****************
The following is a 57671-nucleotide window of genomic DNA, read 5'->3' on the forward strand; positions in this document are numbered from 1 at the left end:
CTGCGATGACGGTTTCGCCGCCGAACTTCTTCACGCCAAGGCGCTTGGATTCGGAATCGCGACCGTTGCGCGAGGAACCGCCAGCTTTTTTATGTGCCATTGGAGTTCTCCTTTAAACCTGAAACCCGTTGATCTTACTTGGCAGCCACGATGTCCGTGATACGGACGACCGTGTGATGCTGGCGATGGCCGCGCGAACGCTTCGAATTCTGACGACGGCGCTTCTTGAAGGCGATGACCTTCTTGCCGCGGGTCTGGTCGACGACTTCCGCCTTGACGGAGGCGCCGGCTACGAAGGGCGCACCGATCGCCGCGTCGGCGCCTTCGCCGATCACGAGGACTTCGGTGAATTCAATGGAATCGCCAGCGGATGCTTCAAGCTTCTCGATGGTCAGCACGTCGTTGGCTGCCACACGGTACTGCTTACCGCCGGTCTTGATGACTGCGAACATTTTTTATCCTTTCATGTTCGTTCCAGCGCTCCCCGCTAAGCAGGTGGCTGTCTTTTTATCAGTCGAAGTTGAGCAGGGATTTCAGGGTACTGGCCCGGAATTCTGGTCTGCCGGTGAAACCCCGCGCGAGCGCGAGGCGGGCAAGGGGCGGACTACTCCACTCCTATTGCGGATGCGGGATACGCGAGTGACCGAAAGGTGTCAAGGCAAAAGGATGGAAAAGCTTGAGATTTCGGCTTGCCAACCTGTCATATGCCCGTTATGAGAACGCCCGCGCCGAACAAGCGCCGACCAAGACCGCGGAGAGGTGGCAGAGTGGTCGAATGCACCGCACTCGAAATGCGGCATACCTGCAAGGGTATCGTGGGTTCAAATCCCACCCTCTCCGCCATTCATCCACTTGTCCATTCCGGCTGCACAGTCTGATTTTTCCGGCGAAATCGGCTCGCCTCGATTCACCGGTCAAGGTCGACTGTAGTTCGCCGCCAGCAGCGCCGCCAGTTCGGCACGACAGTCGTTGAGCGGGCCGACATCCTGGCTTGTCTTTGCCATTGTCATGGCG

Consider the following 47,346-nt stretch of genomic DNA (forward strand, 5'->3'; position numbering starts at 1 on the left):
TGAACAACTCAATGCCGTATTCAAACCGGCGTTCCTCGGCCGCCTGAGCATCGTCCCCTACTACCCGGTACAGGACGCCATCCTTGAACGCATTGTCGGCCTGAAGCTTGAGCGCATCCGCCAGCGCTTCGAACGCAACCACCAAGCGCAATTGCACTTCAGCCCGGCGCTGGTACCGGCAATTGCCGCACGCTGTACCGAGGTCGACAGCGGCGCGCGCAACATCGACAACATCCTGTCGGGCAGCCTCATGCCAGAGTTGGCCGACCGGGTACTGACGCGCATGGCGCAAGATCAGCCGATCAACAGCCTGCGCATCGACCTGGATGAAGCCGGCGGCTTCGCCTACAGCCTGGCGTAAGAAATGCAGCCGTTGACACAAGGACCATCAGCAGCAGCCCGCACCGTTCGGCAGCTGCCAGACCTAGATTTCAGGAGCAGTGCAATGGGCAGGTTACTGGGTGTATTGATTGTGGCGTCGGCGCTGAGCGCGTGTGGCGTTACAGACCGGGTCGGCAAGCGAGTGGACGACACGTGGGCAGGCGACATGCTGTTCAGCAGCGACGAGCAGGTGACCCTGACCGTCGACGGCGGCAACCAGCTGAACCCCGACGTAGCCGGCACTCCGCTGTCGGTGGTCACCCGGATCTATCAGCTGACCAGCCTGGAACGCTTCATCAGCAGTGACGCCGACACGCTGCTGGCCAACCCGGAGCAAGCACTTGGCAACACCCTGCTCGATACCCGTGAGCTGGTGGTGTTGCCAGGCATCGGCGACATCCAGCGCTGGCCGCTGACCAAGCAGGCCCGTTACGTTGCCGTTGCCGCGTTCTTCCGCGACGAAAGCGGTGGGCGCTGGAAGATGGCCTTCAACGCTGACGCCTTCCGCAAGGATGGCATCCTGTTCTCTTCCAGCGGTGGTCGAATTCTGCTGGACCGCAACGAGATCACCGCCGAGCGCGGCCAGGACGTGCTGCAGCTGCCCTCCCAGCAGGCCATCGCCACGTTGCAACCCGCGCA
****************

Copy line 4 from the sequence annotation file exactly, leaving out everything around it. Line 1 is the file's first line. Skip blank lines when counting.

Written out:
TGAACAACTCAATGCCGTATTCAAACCGGCGTTCCTCGGCCGCCTGAGCATCGTCCCCTACTACCCGGTACAGGACGCCATCCTTGAACGCATTGTCGGCCTGAAGCTTGAGCGCATCCGCCAGCGCTTCGAACGCAACCACCAAGCGCAATTGCACTTCAGCCCGGCGCTGGTACCGGCAATTGCCGCACGCTGTACCGAGGTCGACAGCGGCGCGCGCAACATCGACAACATCCTGTCGGGCAGCCTCATGCCAGAGTTGGCCGACCGGGTACTGACGCGCATGGCGCAAGATCAGCCGATCAACAGCCTGCGCATCGACCTGGATGAAGCCGGCGGCTTCGCCTACAGCCTGGCGTAAGAAATGCAGCCGTTGACACAAGGACCATCAGCAGCAGCCCGCACCGTTCGGCAGCTGCCAGACCTAGATTTCAGGAGCAGTGCAATGGGCAGGTTACTGGGTGTATTGATTGTGGCGTCGGCGCTGAGCGCGTGTGGCGTTACAGACCGGGTCGGCAAGCGAGTGGACGACACGTGGGCAGGCGACATGCTGTTCAGCAGCGACGAGCAGGTGACCCTGACCGTCGACGGCGGCAACCAGCTGAACCCCGACGTAGCCGGCACTCCGCTGTCGGTGGTCACCCGGATCTATCAGCTGACCAGCCTGGAACGCTTCATCAGCAGTGACGCCGACACGCTGCTGGCCAACCCGGAGCAAGCACTTGGCAACACCCTGCTCGATACCCGTGAGCTGGTGGTGTTGCCAGGCATCGGCGACATCCAGCGCTGGCCGCTGACCAAGCAGGCCCGTTACGTTGCCGTTGCCGCGTTCTTCCGCGACGAAAGCGGTGGGCGCTGGAAGATGGCCTTCAACGCTGACGCCTTCCGCAAGGATGGCATCCTGTTCTCTTCCAGCGGTGGTCGAATTCTGCTGGACCGCAACGAGATCACCGCCGAGCGCGGCCAGGACGTGCTGCAGCTGCCCTCCCAGCAGGCCATCGCCACGTTGCAACCCGCGCA